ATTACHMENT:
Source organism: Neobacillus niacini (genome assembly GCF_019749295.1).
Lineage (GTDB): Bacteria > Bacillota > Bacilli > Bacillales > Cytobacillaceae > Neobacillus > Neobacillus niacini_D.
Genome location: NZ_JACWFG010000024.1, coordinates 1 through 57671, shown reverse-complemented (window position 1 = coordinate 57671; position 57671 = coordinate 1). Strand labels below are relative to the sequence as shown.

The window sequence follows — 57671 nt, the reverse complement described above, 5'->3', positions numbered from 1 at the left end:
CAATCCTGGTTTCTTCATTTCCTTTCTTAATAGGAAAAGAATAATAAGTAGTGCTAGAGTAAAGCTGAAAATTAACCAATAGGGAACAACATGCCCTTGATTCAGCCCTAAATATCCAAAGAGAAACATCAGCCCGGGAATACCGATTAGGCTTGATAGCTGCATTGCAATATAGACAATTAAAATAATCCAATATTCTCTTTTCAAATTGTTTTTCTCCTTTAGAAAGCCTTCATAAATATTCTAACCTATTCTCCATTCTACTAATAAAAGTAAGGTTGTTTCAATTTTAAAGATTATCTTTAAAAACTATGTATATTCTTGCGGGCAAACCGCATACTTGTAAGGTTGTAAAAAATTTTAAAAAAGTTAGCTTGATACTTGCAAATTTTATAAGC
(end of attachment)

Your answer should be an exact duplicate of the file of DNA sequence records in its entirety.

Source organism: Neobacillus niacini (genome assembly GCF_019749295.1).
Lineage (GTDB): Bacteria > Bacillota > Bacilli > Bacillales > Cytobacillaceae > Neobacillus > Neobacillus niacini_D.
Genome location: NZ_JACWFG010000024.1, coordinates 1 through 57671, shown reverse-complemented (window position 1 = coordinate 57671; position 57671 = coordinate 1). Strand labels below are relative to the sequence as shown.

The window sequence follows — 57671 nt, the reverse complement described above, 5'->3', positions numbered from 1 at the left end:
CAATCCTGGTTTCTTCATTTCCTTTCTTAATAGGAAAAGAATAATAAGTAGTGCTAGAGTAAAGCTGAAAATTAACCAATAGGGAACAACATGCCCTTGATTCAGCCCTAAATATCCAAAGAGAAACATCAGCCCGGGAATACCGATTAGGCTTGATAGCTGCATTGCAATATAGACAATTAAAATAATCCAATATTCTCTTTTCAAATTGTTTTTCTCCTTTAGAAAGCCTTCATAAATATTCTAACCTATTCTCCATTCTACTAATAAAAGTAAGGTTGTTTCAATTTTAAAGATTATCTTTAAAAACTATGTATATTCTTGCGGGCAAACCGCATACTTGTAAGGTTGTAAAAAATTTTAAAAAAGTTAGCTTGATACTTGCAAATTTTATAAGC